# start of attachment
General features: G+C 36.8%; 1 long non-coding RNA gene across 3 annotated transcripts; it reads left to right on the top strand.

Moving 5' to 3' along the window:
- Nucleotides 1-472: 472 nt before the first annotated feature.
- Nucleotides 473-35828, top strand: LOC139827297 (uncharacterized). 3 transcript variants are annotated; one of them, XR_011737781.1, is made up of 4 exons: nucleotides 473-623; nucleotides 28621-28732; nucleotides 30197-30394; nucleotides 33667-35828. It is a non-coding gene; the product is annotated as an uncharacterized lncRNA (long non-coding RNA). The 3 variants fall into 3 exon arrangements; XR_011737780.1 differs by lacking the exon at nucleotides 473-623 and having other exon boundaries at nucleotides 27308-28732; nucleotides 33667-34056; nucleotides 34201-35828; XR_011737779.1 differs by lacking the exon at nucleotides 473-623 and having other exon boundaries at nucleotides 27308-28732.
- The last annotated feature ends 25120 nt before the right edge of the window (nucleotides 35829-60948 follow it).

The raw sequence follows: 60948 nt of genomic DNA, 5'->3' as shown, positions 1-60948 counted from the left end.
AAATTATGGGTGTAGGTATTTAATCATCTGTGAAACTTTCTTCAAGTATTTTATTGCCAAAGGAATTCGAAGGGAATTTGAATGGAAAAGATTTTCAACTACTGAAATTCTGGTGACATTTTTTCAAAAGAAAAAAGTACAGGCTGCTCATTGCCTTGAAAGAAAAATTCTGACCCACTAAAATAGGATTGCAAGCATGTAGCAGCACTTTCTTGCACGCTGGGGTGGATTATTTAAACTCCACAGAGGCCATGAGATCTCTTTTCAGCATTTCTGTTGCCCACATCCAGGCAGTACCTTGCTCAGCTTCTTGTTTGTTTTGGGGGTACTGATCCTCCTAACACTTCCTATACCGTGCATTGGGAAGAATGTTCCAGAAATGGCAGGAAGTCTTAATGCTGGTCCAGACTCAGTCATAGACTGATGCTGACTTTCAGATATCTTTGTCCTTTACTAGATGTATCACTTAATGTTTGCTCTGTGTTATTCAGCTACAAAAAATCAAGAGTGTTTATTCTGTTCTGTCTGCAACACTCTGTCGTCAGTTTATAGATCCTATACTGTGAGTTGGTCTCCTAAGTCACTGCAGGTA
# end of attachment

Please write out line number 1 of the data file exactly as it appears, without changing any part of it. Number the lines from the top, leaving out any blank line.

General features: G+C 36.8%; 1 long non-coding RNA gene across 3 annotated transcripts; it reads left to right on the top strand.